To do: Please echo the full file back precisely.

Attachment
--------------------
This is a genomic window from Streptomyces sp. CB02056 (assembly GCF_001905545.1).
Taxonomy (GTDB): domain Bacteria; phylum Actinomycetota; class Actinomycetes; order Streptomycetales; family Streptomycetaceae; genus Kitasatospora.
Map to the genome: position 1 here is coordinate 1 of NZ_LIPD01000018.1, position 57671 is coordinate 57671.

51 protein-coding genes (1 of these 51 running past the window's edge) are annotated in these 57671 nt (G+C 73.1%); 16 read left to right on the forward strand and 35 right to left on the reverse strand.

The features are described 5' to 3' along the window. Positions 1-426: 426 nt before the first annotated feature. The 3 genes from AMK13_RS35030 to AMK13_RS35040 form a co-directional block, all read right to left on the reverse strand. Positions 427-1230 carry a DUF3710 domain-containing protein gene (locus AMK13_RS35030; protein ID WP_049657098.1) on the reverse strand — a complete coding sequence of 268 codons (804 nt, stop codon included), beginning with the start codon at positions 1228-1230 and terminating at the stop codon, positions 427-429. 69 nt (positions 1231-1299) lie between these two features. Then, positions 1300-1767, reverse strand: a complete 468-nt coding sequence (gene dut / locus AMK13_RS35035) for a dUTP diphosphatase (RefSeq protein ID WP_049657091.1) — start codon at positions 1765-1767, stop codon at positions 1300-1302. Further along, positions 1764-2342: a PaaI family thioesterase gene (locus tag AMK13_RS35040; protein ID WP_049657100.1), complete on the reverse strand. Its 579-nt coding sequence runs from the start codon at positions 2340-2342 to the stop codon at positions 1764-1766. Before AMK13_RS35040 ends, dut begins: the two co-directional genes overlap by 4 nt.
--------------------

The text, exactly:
This is a genomic window from Streptomyces sp. CB02056 (assembly GCF_001905545.1).
Taxonomy (GTDB): domain Bacteria; phylum Actinomycetota; class Actinomycetes; order Streptomycetales; family Streptomycetaceae; genus Kitasatospora.
Map to the genome: position 1 here is coordinate 1 of NZ_LIPD01000018.1, position 57671 is coordinate 57671.

51 protein-coding genes (1 of these 51 running past the window's edge) are annotated in these 57671 nt (G+C 73.1%); 16 read left to right on the forward strand and 35 right to left on the reverse strand.

The features are described 5' to 3' along the window. Positions 1-426: 426 nt before the first annotated feature. The 3 genes from AMK13_RS35030 to AMK13_RS35040 form a co-directional block, all read right to left on the reverse strand. Positions 427-1230 carry a DUF3710 domain-containing protein gene (locus AMK13_RS35030; protein ID WP_049657098.1) on the reverse strand — a complete coding sequence of 268 codons (804 nt, stop codon included), beginning with the start codon at positions 1228-1230 and terminating at the stop codon, positions 427-429. 69 nt (positions 1231-1299) lie between these two features. Then, positions 1300-1767, reverse strand: a complete 468-nt coding sequence (gene dut / locus AMK13_RS35035) for a dUTP diphosphatase (RefSeq protein ID WP_049657091.1) — start codon at positions 1765-1767, stop codon at positions 1300-1302. Further along, positions 1764-2342: a PaaI family thioesterase gene (locus tag AMK13_RS35040; protein ID WP_049657100.1), complete on the reverse strand. Its 579-nt coding sequence runs from the start codon at positions 2340-2342 to the stop codon at positions 1764-1766. Before AMK13_RS35040 ends, dut begins: the two co-directional genes overlap by 4 nt.